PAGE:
|Elementary, My Dear Watson.
The Twelfth Sunday of Ordinary Time.
Lessons from the secondary dominica, according to the ordinary form of the Roman Rite:
• Job 38: 1, 8-11.
• Psalm 107: 23-26, 28-31.
• II Corinthians 5: 14-17.
• Mark 4: 35-41.
The Fourth Sunday after Pentecost.
Lessons from the dominica, according to the extraordinary form of the Roman Rite:
• Romans 8: 18-23.
• Psalm 78: 9-10.
• Luke 5: 1-11.
The Fourth Sunday after Pentecost; and, the Feast of the Holy Martyr Julian of Tarsus.
Lessons from the pentecostarion, according to the Ruthenian recension of the Byzantine Rite:
• Romans 6: 18-23.
• Matthew 8: 5-13.
The Secular Observance of Fathers' Day.
8:31 AM 6/21/2015 — A happy Fathers' Day to all the fathers present here with us today. Though the Holy Mass today follows the liturgy as prescribed by the Missal, I encourage all of you to remember your fathers, both living and deceased, in today's Mass; and, I will be inviting all the fathers here to receive a special blessing at the end of today's Mass.
Because Father Paul and I are not parish priests, we have very few occasions to receive visitors at the chaplaincy, and tend to discourage it; but, the few of you who have been there and been in my sitting room will no doubt remember my pipe rack containing all my Sherlock Holmes memorabilia. I read all of Arthur Conan Doyle's stories growing up; and, whenever there’s a new dramatization of one on TV or the movies, I always see it.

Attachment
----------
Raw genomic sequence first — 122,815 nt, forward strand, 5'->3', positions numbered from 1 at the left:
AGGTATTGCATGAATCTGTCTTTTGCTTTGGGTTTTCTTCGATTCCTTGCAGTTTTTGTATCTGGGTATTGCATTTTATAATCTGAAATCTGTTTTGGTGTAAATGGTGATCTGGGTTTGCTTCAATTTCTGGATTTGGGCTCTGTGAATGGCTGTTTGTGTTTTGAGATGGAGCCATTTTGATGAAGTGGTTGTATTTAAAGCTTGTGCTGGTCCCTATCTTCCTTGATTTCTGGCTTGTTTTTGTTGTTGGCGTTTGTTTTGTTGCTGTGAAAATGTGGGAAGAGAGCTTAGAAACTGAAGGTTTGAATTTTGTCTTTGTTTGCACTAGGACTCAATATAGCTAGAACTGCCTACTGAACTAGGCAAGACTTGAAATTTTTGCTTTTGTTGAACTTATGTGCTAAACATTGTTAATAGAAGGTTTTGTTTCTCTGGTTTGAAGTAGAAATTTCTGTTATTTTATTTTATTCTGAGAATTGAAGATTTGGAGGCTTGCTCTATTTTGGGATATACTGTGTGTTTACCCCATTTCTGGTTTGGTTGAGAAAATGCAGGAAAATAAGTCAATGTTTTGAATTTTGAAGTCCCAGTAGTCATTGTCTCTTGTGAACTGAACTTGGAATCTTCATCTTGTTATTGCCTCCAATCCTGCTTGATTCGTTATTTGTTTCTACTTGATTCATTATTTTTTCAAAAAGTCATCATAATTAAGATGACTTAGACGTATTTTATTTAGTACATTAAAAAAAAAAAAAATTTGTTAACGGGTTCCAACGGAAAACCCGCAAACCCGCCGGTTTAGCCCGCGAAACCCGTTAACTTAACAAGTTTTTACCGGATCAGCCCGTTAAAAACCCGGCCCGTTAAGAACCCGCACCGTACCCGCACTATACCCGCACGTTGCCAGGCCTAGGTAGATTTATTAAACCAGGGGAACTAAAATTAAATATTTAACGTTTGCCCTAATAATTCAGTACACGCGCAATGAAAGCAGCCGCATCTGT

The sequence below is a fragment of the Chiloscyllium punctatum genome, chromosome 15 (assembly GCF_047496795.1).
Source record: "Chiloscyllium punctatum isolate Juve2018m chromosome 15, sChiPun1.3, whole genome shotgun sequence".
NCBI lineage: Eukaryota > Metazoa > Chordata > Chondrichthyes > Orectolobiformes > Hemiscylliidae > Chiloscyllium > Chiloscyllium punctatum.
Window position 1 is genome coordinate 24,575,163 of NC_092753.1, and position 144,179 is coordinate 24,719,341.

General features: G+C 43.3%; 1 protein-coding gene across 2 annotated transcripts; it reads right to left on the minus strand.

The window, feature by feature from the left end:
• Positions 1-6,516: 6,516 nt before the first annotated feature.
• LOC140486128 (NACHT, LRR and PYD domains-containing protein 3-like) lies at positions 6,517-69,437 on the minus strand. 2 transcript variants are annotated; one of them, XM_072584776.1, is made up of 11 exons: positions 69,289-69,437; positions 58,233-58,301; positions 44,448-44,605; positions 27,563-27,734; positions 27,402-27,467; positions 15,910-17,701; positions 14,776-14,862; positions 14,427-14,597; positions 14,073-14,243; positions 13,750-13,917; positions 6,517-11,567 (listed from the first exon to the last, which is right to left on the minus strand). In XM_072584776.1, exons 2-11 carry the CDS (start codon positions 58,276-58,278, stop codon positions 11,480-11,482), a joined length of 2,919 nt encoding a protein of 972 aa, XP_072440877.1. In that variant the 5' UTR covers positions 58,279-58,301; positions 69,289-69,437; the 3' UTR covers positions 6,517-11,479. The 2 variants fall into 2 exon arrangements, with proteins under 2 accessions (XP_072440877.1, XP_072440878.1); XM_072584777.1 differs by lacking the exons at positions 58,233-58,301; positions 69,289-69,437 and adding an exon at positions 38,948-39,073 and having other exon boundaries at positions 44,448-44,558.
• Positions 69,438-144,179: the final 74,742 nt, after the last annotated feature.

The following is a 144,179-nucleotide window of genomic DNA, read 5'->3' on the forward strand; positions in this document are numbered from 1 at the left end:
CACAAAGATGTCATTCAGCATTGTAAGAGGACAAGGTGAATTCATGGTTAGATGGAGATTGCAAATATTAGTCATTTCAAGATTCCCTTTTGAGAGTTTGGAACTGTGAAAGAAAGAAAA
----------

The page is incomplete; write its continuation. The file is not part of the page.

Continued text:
When I was sick and had to spend a month confined to my rectory recovering from surgery, I took it upon myself to start writing a book of my own: a life of Sir Arthur Conan Doyle combined with a review of all sixty of his Sherlock Holmes adventures. This, of course, necessitated re-reading them all; and, as I did so, I began to see them with a more critical eye, and realized that Sherlock Holmes wasn’t as smart as I originally thought he was. After all, it’s no trick for a mystery writer like Doyle to make his detective seem brilliant when he’s made every other character in the story an idiot. Holmes always solves the case, but he does so amid an entourage of bumbling policemen and his own friend and biographer, Watson, who can’t seem to see the fog for the weather.
And it occurs to me that I get that same feeling whenever I read this passage about our Lord calming the sea. They’re all amazed at this feat; and it’s almost as if, up to this point, our Lord has given his disciples no indication that He is in any way Divine. Except that just prior to this—assuming we accept Saint Mark's chronology of the life of our Lord—Jesus has already cured Peter's mother-in-law, He's cleansed a leper, He's healed the paralytic who was lowered down through the roof, He cured the man with the withered hand. You would think that, by this time, our Lord’s disciples would understand that this Jesus fellow is different, and that they shouldn't really expect to be surprised by anything.
So, why are they surprised to see our Lord commanding nature? Why haven't they gotten the message that Jesus is God, even in spite of our Lord continually showing them? And I think the answer might be a defect of our fallen nature which is shared by all of us: we resist accepting the reality of things which don’t fit our predetermined view of the world. And this can be a real hindrance in our interior life; because, if there’s anything that makes a barrier to spiritual growth and union with God, it’s the inability to deal with the unexpected.